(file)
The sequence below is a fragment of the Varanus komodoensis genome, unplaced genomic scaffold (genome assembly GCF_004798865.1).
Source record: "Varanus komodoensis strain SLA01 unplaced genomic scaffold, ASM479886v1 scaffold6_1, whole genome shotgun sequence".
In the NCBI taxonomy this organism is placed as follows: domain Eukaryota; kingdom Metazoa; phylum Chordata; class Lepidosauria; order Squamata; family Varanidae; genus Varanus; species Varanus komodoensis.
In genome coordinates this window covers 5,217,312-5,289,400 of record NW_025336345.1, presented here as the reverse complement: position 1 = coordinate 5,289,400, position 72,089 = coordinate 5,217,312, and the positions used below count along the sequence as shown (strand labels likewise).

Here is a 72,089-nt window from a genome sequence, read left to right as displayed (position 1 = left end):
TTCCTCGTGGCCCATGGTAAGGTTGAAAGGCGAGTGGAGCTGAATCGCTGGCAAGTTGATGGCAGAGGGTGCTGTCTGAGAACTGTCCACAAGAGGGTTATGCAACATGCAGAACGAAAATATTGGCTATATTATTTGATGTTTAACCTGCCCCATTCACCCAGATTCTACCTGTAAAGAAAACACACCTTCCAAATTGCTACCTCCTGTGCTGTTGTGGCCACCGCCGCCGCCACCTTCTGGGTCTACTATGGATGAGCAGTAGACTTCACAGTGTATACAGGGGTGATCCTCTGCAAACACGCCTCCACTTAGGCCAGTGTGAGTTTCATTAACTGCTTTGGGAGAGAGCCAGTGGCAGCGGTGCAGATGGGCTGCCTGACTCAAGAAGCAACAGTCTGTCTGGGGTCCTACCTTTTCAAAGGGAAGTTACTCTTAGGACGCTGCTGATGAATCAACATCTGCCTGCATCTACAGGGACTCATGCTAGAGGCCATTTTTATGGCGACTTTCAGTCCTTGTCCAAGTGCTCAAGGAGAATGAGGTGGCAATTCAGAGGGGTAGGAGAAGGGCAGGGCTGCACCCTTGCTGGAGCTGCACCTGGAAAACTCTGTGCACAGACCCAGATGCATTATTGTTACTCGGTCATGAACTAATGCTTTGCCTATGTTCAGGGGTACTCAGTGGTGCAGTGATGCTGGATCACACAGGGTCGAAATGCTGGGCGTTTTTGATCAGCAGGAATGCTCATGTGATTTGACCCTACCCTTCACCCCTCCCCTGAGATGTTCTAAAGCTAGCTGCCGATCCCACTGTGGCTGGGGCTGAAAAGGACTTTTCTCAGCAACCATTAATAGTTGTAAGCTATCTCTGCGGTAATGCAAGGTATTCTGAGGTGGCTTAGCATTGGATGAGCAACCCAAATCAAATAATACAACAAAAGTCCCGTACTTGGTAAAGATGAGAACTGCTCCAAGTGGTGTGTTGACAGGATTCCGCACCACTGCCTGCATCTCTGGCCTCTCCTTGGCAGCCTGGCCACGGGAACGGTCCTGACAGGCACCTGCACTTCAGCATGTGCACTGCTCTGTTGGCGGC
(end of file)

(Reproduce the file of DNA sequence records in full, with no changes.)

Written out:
The sequence below is a fragment of the Varanus komodoensis genome, unplaced genomic scaffold (genome assembly GCF_004798865.1).
Source record: "Varanus komodoensis strain SLA01 unplaced genomic scaffold, ASM479886v1 scaffold6_1, whole genome shotgun sequence".
In the NCBI taxonomy this organism is placed as follows: domain Eukaryota; kingdom Metazoa; phylum Chordata; class Lepidosauria; order Squamata; family Varanidae; genus Varanus; species Varanus komodoensis.
In genome coordinates this window covers 5,217,312-5,289,400 of record NW_025336345.1, presented here as the reverse complement: position 1 = coordinate 5,289,400, position 72,089 = coordinate 5,217,312, and the positions used below count along the sequence as shown (strand labels likewise).

Here is a 72,089-nt window from a genome sequence, read left to right as displayed (position 1 = left end):
TTCCTCGTGGCCCATGGTAAGGTTGAAAGGCGAGTGGAGCTGAATCGCTGGCAAGTTGATGGCAGAGGGTGCTGTCTGAGAACTGTCCACAAGAGGGTTATGCAACATGCAGAACGAAAATATTGGCTATATTATTTGATGTTTAACCTGCCCCATTCACCCAGATTCTACCTGTAAAGAAAACACACCTTCCAAATTGCTACCTCCTGTGCTGTTGTGGCCACCGCCGCCGCCACCTTCTGGGTCTACTATGGATGAGCAGTAGACTTCACAGTGTATACAGGGGTGATCCTCTGCAAACACGCCTCCACTTAGGCCAGTGTGAGTTTCATTAACTGCTTTGGGAGAGAGCCAGTGGCAGCGGTGCAGATGGGCTGCCTGACTCAAGAAGCAACAGTCTGTCTGGGGTCCTACCTTTTCAAAGGGAAGTTACTCTTAGGACGCTGCTGATGAATCAACATCTGCCTGCATCTACAGGGACTCATGCTAGAGGCCATTTTTATGGCGACTTTCAGTCCTTGTCCAAGTGCTCAAGGAGAATGAGGTGGCAATTCAGAGGGGTAGGAGAAGGGCAGGGCTGCACCCTTGCTGGAGCTGCACCTGGAAAACTCTGTGCACAGACCCAGATGCATTATTGTTACTCGGTCATGAACTAATGCTTTGCCTATGTTCAGGGGTACTCAGTGGTGCAGTGATGCTGGATCACACAGGGTCGAAATGCTGGGCGTTTTTGATCAGCAGGAATGCTCATGTGATTTGACCCTACCCTTCACCCCTCCCCTGAGATGTTCTAAAGCTAGCTGCCGATCCCACTGTGGCTGGGGCTGAAAAGGACTTTTCTCAGCAACCATTAATAGTTGTAAGCTATCTCTGCGGTAATGCAAGGTATTCTGAGGTGGCTTAGCATTGGATGAGCAACCCAAATCAAATAATACAACAAAAGTCCCGTACTTGGTAAAGATGAGAACTGCTCCAAGTGGTGTGTTGACAGGATTCCGCACCACTGCCTGCATCTCTGGCCTCTCCTTGGCAGCCTGGCCACGGGAACGGTCCTGACAGGCACCTGCACTTCAGCATGTGCACTGCTCTGTTGGCGGC